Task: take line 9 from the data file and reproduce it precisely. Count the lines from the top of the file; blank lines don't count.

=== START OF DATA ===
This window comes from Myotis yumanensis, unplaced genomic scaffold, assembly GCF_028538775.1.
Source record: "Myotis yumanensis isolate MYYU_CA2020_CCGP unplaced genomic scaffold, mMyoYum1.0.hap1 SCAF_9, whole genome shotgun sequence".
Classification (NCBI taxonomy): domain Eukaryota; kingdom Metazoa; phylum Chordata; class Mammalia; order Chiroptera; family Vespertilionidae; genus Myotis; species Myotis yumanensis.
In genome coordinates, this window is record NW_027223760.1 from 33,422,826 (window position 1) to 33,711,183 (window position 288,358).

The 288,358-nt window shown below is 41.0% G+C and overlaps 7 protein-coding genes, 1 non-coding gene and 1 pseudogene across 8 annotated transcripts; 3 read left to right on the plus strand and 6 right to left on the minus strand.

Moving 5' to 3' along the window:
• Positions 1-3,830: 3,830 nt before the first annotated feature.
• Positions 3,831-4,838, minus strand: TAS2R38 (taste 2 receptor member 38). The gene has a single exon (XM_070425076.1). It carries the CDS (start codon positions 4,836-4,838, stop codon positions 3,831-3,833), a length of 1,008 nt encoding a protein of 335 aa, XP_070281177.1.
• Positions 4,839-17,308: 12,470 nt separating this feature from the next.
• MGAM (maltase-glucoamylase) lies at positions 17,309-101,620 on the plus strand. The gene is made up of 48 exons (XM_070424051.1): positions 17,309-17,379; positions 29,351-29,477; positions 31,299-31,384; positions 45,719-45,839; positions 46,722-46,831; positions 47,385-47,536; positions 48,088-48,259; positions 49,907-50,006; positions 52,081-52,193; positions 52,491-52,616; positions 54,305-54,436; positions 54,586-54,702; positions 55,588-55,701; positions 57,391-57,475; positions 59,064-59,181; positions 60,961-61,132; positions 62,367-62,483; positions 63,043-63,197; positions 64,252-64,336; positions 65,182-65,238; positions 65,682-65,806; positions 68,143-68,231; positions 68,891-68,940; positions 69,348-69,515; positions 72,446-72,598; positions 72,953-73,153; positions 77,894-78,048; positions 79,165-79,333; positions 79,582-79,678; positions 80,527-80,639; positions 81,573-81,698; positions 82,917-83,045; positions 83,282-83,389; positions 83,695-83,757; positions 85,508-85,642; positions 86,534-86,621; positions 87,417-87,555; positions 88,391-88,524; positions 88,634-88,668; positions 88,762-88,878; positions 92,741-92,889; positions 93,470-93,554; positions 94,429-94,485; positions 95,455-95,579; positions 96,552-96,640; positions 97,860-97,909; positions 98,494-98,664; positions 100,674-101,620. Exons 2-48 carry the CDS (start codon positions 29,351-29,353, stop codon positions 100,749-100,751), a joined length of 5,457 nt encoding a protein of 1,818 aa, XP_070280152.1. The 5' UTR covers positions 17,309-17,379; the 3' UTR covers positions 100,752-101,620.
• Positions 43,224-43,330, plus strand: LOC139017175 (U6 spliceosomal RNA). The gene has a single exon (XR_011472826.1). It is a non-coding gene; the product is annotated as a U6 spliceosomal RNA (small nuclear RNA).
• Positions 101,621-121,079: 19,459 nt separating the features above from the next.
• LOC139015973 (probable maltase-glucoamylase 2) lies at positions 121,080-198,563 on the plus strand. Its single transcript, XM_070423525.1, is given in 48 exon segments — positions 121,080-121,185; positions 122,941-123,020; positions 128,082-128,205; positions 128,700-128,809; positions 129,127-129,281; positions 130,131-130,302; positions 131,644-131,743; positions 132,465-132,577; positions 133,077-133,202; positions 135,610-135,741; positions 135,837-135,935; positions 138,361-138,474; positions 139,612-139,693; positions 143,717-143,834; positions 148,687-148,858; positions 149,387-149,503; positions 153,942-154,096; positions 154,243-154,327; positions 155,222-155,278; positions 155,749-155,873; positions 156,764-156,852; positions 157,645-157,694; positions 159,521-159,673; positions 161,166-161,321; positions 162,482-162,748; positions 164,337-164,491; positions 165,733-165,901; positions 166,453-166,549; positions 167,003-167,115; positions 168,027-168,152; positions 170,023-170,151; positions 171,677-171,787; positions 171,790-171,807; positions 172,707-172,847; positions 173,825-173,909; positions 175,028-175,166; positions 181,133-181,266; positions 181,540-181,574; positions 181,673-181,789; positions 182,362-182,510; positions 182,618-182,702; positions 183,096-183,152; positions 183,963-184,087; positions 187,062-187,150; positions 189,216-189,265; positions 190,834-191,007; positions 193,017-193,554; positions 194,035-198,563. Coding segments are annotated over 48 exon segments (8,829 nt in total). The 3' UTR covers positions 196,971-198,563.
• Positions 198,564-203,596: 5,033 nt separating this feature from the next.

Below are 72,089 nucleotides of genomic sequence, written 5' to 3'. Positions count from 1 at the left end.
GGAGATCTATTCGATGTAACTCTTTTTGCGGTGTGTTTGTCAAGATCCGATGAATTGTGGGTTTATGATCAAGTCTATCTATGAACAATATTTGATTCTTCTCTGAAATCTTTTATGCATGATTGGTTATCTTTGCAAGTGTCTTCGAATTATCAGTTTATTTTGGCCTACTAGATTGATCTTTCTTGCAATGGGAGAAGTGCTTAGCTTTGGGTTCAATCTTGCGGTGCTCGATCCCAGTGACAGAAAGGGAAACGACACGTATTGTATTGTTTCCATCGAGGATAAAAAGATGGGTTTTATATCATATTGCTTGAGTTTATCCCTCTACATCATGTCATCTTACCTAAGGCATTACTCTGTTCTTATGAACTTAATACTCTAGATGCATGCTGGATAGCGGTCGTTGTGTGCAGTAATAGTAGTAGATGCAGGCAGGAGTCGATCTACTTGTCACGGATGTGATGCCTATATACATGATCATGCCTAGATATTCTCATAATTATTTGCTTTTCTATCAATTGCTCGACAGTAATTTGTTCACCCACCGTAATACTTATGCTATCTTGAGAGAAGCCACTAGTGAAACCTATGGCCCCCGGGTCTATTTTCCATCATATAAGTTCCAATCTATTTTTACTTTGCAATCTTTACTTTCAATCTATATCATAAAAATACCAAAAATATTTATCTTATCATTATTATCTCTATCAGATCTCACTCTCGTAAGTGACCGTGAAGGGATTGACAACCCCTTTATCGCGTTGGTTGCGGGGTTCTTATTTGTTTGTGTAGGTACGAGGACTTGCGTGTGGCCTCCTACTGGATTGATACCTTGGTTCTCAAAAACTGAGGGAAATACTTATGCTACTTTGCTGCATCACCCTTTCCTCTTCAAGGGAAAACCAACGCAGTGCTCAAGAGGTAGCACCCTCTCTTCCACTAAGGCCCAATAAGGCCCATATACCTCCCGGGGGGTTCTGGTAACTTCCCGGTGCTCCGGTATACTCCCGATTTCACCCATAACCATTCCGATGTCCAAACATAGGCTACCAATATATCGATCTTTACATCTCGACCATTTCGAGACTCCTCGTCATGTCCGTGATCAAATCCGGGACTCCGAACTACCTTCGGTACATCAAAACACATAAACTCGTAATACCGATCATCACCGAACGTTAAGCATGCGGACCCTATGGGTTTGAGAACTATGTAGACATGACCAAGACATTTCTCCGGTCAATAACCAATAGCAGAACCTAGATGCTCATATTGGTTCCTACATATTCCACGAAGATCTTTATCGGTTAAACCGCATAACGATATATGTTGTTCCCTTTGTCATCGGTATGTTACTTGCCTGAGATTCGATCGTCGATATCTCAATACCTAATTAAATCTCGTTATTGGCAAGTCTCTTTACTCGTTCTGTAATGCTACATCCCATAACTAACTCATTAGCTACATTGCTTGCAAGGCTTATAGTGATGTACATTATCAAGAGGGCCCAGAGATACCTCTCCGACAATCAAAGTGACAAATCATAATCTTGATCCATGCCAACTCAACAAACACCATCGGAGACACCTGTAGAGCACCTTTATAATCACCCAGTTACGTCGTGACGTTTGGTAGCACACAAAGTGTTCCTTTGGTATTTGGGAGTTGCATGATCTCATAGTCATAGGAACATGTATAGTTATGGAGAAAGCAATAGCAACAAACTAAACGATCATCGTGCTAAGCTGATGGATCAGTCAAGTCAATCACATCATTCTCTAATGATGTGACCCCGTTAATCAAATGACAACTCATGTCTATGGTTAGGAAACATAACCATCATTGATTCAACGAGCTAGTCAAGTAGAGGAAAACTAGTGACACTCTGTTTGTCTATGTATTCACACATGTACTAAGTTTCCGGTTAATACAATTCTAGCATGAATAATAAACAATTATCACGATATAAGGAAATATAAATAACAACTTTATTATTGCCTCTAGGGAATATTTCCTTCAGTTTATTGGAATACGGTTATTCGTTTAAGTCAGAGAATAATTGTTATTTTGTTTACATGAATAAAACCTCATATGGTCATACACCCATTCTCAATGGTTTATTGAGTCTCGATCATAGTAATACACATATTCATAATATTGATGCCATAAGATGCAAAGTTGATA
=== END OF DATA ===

• Positions 4,839-17,308: 12,470 nt separating this feature from the next.